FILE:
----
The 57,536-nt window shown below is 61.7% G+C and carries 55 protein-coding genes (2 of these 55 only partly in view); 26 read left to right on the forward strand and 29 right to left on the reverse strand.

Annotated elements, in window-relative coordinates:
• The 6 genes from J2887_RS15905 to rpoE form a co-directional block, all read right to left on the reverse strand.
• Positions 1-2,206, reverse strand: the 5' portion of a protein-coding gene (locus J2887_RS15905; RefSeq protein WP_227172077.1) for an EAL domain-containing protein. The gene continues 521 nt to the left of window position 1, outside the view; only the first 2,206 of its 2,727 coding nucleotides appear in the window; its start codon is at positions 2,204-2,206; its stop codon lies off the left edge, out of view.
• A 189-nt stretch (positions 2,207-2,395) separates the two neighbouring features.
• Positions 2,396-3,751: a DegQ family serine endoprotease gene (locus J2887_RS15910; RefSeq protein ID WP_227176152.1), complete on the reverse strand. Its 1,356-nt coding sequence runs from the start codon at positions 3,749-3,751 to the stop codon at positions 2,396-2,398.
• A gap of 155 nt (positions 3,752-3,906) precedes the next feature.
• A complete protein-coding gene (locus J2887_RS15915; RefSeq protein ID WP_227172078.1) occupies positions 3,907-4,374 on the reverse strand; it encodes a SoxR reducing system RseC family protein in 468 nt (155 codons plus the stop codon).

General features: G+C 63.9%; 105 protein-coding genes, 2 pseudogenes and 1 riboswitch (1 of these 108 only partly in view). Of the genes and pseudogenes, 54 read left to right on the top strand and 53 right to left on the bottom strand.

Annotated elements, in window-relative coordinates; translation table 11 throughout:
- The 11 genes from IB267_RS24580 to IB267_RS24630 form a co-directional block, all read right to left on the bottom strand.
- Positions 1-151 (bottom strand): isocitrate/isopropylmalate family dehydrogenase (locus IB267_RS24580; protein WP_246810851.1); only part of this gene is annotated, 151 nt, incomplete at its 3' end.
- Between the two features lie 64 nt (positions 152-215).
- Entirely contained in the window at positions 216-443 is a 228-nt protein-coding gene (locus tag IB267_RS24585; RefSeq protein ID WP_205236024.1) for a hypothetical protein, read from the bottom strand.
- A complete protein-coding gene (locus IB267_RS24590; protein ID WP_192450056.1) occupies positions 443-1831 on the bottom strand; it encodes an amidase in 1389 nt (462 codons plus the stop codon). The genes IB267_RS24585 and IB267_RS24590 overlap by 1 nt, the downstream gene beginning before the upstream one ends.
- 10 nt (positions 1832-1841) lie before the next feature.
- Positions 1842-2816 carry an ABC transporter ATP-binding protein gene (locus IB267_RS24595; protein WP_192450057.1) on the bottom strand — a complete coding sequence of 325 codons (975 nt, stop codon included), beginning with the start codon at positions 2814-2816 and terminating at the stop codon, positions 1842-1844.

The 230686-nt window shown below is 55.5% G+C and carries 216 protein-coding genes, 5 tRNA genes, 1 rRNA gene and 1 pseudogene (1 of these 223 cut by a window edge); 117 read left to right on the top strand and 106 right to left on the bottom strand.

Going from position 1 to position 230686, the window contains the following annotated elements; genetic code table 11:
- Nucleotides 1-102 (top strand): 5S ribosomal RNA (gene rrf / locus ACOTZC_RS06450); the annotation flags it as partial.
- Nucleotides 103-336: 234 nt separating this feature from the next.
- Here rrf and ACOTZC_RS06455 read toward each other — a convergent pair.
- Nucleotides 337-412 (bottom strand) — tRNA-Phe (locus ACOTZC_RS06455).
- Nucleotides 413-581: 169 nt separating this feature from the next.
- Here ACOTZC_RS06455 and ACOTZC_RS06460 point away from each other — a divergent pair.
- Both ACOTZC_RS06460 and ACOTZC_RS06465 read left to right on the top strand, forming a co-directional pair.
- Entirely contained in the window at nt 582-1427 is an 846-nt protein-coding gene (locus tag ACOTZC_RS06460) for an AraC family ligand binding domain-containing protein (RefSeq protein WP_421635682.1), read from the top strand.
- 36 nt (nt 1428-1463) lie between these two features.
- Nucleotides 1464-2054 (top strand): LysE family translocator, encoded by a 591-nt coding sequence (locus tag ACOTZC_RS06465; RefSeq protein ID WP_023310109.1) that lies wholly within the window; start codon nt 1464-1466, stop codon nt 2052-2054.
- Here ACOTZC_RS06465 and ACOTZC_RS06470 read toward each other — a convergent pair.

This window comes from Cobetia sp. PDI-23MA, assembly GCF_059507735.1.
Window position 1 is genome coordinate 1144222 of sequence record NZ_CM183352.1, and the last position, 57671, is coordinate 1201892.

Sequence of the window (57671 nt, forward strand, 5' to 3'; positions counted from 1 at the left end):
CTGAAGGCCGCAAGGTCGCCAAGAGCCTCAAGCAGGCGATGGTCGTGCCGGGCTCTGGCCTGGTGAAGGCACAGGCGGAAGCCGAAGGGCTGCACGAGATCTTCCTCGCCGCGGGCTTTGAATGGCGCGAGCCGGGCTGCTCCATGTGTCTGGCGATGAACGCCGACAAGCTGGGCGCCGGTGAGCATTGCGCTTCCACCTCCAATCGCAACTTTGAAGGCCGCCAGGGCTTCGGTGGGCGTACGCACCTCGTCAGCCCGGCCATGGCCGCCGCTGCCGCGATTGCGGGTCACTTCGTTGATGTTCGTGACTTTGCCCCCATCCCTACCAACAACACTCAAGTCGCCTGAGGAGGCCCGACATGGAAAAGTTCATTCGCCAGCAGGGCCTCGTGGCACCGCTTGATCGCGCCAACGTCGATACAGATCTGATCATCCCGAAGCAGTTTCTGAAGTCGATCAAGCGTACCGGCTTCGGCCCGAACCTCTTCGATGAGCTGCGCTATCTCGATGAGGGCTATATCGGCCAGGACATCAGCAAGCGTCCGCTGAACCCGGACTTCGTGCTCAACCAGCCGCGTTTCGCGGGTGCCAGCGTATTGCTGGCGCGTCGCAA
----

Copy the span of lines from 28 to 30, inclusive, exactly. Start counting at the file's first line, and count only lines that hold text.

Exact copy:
- 36 nt (nt 1428-1463) lie between these two features.
- Nucleotides 1464-2054 (top strand): LysE family translocator, encoded by a 591-nt coding sequence (locus tag ACOTZC_RS06465; RefSeq protein ID WP_023310109.1) that lies wholly within the window; start codon nt 1464-1466, stop codon nt 2052-2054.
- Here ACOTZC_RS06465 and ACOTZC_RS06470 read toward each other — a convergent pair.